This painting was inspired by our winter trip to Mexico and my travel sketch journal. Notice the strong connection between the mother and daughter. Even with her back turned from the viewer, you can feel the strong attraction the daughter feels for her mother after a day at school. It appears that this reunion occurs at this alcove daily.
Have you registered for “Getting Loose” watercolor workshops? Workshops are offered in Montrose and Gunnison.
Oct. 22 10 AM – 3 PM (with working brown bag lunch) Gunnison Arts Center Workshop #1- Harvest themes; benefit for Gunnison Arts Center
Nov. 5 2-6 PM Montrose: Cedar Creek Clubhouse #1- Harvest themes; benefit for Montrose Center for the Arts
Nov. 13 10 AM – 3 PM (with working brown bag lunch) Gunnison Arts Center Workshop #1- Holiday themes; benefit for Gunnison Arts Center
Dec. 10 2-6 PM Montrose: Cedar Creek Clubhouse #1- Holiday themes; benefit for Montrose Center for the Arts
Students in the Harvest Workshop will learn a variety of techniques to successfully create colorful, expressive watercolor compositions including:
masking for dramatic lighting
wet-into-wet with pure pigment to model glowing natural forms with spontaneous color mixtures
complementary and analogous splatter
Students will learn when to employ these techniques for maximum effect and how to avoid common pitfalls .
Students will complete 2 paintings working in different formats. Students will learn compositional considerations for working both horizontally and vertically, as well as designing a long, skinny format and a standard “photo” rectangle.
In this post, I will show you how I take a poured watercolor composition from conception to finish. In yesterday’s post, I noted the steps I feel are important in developing a successful poured painting. Today, I will illustrate these points.
Critical concerns to Ensure a Successful Painting
The artist needs to make studies before painting. For each mask layer to be successful, a careful drawing must be executed with accurate shapes and values . Additionally, the artist needs to consider all the elements, (line, color, texture, form, and space, as well as shape and value), to insure a balanced composition. Though pouring is primarily a studio technique and not suitable for pleine aire painting, poured watercolor develops technical skills, habits of mind, and the awareness of compositional elements that are critical in the field when an artist must work quickly to capture the light.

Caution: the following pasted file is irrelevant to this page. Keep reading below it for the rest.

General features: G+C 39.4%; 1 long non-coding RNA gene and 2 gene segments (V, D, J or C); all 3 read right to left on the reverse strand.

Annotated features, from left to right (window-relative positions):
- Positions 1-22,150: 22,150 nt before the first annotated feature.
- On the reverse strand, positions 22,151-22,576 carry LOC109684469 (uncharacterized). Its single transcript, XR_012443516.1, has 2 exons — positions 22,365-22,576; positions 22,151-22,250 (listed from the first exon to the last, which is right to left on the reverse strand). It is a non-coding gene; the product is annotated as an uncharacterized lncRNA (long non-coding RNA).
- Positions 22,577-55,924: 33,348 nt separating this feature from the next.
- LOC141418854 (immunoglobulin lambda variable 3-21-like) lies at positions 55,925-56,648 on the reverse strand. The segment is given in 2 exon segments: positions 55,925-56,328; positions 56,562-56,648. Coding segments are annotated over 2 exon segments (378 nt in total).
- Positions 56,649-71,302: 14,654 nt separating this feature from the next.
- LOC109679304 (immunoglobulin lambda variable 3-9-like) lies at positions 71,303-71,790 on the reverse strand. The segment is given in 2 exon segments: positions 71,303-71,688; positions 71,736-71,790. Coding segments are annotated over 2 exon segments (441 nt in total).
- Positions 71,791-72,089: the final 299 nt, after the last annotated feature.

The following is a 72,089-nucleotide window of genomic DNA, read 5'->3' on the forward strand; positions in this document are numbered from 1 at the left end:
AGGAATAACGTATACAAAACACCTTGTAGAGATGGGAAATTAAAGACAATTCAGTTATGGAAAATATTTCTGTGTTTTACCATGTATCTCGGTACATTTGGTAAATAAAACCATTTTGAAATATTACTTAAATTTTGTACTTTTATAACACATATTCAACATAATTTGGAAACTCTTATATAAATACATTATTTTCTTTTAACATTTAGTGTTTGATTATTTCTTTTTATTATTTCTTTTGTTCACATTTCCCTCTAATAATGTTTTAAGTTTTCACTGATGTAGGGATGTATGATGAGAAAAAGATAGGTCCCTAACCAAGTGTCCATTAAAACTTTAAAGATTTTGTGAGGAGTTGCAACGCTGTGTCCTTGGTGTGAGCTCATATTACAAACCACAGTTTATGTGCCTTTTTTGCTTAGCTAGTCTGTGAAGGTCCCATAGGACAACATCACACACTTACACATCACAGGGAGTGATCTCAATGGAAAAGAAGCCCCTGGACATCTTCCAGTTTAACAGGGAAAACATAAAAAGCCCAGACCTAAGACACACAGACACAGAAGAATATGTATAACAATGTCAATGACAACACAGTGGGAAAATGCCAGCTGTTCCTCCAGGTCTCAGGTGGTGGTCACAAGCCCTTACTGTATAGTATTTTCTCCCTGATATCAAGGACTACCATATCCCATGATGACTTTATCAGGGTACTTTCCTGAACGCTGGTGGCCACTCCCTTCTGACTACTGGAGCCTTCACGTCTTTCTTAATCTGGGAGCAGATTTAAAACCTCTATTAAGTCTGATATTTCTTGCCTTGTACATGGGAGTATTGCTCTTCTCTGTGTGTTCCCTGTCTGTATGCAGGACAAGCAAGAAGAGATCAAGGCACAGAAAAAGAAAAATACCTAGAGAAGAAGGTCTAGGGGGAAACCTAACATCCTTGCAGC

When initiating compositional studies, develop your ideas into connected shapes with three or more values.
Edges matter- draw and mask shapes very carefully, so the painting will read when the mask is removed. Buy the best brushes you can afford for masking, (you will need a variety), and take good care of them, so the mask doesn’t destroy them. Mask brushes and water containers must be dedicated for masking only.
Exploit lost & found edges, negative space, and counter-change when developing compositional studies.
Avoid details until the end, when the mask is off.
When the mask is off, find areas where the edges must be softened.
The photograph below shows my daughter’s pony, about 17 years ago. It is well suited for a poured demo, as it has large shapes and strong light.
Develop strong connected shapes in three values:
I made an initial drawing in three values. You can see how the shapes connect- the white area of grass flows into the pony’s nose, and the dark area of grass flows into the pony’s legs. This gives the painting nice use of negative space, and the lost and found edges compel viewer involvement. In the actual composition, the white leg flows better into the white grassy area. Without making the value study, I would not have noticed this. At this stage there are few details, yet the painting clearly reads as a pony in his pasture.
Consider each element of art: (line, color, texture, form, space, shape, value)
I begin designing with shape, value, and space, then I consider the other four. The light on the pony’s back and the lighter belly areas will define a well-rounded, solid form. I will enhance this element after the mask is off, as I soften edges that define form.
Color, line, and texture come from my painted studies.
Raw sienna, cobalt blue, and manganese blue all produce granulation, which will add texture to both the pony and the foreground. This color study tells me what to expect as the colors mix during the pour.
In making a small color study, I learned that my initial primary color triad- raw sienna (for yellow), burnt sienna (for red), and cobalt blue, needed a little punch to the earth pigments. I added rose madder, because it is earthier than permanent rose, and manganese blue for its lovely green mixing qualities and granulation. I use a limited palette of 4 blues, 3 reds, and 3 yellows for my paintings. For poured paintings, I limit my palette to just 3-6 pigments.
In the painted study, I connected the white leg into the white grassy shape, as noted above. In painting the grass, I used a variety of long, short, and broken lines to convey both texture and to lead the eye into the pony, as subject. Then I added juicy drops of color into the tail to blow tail lines that echo grass lines and blend into pasture.
Shapes are carefully masked. I use my value map, (first photo), to make order out of the chaos of masking and pouring. Once the first mask is applied, it becomes difficult to see how the painting is progressing, so the initial studies are critical to organizing the pouring process.
Avoid details and soften edges when the mask is removed:
Check back soon for how to resolve the painting once the mask has been removed.